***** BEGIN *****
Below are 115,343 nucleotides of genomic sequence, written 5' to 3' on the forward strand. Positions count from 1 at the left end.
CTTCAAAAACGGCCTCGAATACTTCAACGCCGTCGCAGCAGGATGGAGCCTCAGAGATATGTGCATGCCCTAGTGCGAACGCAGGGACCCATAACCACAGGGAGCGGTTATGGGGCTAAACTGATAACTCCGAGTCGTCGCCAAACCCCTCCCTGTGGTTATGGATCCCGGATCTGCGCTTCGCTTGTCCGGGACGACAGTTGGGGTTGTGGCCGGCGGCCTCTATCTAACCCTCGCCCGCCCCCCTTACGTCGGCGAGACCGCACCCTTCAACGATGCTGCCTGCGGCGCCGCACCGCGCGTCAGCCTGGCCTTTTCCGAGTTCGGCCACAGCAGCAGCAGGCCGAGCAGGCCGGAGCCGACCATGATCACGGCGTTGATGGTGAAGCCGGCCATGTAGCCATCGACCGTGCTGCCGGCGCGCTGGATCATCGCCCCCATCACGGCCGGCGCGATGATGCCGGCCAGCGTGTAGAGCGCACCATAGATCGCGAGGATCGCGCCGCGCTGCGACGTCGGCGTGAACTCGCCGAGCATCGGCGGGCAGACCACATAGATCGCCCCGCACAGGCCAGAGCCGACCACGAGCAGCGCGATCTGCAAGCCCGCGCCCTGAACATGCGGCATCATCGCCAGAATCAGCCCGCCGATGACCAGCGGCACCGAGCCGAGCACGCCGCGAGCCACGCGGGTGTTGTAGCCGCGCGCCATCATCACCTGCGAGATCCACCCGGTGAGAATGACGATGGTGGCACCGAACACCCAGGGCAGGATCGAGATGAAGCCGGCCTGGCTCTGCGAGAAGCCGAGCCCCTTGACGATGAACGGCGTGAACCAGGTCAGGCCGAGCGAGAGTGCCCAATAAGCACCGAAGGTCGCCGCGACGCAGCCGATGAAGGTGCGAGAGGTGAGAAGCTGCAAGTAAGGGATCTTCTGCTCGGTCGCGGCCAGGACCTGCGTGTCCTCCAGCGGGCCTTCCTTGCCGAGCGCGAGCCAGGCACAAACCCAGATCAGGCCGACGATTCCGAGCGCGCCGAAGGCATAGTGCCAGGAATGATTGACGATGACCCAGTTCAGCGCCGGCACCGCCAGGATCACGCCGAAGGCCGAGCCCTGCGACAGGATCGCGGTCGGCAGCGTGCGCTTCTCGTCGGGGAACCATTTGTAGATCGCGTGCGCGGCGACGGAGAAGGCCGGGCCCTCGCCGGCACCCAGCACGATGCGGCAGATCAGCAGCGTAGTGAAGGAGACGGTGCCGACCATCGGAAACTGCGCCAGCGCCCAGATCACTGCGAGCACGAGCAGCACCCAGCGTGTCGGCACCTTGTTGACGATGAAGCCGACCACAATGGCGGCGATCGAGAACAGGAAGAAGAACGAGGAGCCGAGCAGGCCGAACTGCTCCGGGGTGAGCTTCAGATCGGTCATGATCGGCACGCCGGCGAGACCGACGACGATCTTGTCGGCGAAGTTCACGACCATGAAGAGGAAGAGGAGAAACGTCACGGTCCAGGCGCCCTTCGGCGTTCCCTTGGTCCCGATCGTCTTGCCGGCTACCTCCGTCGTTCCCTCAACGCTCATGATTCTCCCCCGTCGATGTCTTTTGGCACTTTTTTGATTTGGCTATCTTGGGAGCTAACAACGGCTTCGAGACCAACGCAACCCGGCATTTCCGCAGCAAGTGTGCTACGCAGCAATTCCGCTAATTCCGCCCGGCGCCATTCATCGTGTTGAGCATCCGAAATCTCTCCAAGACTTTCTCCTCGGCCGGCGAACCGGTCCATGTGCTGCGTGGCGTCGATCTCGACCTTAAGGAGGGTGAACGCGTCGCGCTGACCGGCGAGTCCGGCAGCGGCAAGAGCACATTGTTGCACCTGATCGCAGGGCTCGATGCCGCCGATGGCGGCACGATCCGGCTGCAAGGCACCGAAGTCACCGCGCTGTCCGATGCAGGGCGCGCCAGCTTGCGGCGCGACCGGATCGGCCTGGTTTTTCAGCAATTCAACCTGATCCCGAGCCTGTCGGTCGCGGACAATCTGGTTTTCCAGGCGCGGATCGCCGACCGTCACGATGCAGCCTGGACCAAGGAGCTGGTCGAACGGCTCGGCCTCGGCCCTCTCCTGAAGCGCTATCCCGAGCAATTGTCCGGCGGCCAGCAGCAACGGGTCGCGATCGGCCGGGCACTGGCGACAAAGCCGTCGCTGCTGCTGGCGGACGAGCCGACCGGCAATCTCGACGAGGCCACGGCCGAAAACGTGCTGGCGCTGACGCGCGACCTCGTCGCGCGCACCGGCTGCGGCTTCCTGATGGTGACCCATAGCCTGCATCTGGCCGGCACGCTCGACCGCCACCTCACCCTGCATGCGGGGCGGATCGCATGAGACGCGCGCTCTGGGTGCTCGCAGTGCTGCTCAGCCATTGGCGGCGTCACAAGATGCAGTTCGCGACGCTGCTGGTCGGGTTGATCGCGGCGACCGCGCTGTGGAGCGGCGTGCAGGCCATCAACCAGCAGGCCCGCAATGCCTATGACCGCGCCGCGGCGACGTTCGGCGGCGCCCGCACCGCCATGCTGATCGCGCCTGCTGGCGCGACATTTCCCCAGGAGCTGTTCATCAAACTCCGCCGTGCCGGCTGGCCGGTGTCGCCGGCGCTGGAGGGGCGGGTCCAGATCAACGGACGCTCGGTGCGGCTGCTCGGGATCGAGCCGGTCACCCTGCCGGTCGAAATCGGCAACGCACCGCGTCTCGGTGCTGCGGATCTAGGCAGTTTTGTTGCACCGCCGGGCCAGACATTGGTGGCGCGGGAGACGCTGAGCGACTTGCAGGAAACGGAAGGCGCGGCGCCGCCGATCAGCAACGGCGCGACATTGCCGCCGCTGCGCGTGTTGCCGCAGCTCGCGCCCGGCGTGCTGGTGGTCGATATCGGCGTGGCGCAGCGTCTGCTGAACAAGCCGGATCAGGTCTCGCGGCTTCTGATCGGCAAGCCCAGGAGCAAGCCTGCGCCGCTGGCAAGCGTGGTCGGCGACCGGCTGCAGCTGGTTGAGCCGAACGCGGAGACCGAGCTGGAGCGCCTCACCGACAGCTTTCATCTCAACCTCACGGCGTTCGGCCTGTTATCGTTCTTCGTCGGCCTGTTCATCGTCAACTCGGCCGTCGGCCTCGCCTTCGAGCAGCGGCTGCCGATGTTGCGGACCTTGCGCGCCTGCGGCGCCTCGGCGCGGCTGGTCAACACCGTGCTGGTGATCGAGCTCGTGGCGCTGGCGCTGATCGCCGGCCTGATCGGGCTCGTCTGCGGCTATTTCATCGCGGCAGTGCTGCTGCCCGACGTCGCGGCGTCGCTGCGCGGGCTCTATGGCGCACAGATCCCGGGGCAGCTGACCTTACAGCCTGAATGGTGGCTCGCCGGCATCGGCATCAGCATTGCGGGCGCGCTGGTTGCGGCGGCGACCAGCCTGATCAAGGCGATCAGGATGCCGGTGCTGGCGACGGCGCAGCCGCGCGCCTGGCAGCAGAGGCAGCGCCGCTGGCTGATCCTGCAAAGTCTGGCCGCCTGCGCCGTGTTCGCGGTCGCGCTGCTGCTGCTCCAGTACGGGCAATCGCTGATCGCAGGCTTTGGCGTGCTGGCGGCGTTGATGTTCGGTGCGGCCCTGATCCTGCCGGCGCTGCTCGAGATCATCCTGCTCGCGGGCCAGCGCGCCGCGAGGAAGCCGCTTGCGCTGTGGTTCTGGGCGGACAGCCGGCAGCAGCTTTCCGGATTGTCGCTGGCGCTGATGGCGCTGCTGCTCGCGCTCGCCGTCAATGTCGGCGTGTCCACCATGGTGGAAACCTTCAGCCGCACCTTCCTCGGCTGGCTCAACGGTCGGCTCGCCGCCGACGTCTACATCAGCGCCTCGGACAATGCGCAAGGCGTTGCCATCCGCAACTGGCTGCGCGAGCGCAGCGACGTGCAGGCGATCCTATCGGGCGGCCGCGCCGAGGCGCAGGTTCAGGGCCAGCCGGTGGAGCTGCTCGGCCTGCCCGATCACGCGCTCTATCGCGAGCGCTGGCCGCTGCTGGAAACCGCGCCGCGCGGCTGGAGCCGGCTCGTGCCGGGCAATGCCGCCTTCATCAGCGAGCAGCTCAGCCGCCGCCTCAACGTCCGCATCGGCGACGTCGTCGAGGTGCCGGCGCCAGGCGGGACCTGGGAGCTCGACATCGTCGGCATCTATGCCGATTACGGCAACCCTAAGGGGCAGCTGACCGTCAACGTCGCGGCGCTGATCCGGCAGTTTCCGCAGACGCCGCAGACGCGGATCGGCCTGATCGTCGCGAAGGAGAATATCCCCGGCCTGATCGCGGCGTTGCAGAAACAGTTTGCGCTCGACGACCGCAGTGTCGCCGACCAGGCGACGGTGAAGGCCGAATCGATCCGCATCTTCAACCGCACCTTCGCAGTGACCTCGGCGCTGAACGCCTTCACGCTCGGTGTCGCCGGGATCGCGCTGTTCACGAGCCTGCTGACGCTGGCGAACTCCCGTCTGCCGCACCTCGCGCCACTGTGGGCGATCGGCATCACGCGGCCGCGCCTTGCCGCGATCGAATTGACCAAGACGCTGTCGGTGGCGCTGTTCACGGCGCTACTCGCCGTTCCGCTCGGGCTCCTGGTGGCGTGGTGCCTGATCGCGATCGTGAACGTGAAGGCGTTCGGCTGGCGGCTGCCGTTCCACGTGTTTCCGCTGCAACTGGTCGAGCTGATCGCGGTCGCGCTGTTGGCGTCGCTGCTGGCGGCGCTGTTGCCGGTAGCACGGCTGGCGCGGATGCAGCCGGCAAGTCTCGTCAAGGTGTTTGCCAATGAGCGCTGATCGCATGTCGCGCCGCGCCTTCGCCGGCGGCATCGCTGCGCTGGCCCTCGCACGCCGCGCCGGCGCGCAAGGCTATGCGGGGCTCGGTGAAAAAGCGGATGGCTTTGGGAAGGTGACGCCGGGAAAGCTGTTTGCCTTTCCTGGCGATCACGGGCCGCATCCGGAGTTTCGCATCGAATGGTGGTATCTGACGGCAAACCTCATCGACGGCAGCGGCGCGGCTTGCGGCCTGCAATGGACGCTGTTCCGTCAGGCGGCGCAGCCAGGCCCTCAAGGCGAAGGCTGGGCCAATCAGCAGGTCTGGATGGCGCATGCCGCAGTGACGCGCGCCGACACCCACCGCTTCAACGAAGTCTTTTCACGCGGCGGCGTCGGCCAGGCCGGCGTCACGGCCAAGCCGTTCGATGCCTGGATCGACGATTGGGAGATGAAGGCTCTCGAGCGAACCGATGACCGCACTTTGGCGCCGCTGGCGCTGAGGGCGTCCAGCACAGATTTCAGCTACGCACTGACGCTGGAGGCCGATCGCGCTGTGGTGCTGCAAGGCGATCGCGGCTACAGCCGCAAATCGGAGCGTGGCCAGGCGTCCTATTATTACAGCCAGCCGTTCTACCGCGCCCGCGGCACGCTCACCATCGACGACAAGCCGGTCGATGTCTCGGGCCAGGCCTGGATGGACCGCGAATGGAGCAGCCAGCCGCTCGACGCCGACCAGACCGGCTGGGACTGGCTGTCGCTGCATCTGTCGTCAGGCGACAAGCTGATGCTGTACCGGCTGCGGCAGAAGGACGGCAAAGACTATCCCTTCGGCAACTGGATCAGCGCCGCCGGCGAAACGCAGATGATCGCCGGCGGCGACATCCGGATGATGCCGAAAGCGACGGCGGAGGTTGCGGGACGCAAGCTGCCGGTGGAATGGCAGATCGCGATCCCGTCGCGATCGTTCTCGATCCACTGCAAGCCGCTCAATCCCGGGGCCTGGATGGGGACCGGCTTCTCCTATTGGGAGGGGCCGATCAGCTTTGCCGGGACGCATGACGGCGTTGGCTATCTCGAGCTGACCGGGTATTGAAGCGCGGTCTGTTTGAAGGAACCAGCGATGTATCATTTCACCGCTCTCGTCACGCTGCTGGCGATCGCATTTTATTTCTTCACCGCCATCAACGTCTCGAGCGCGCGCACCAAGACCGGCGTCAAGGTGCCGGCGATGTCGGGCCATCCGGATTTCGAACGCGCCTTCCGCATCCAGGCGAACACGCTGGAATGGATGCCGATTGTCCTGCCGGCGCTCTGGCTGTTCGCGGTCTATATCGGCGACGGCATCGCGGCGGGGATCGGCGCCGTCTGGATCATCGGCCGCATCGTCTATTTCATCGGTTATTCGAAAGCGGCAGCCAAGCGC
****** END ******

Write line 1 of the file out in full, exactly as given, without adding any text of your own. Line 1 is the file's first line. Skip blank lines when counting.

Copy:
Below are 115,343 nucleotides of genomic sequence, written 5' to 3' on the forward strand. Positions count from 1 at the left end.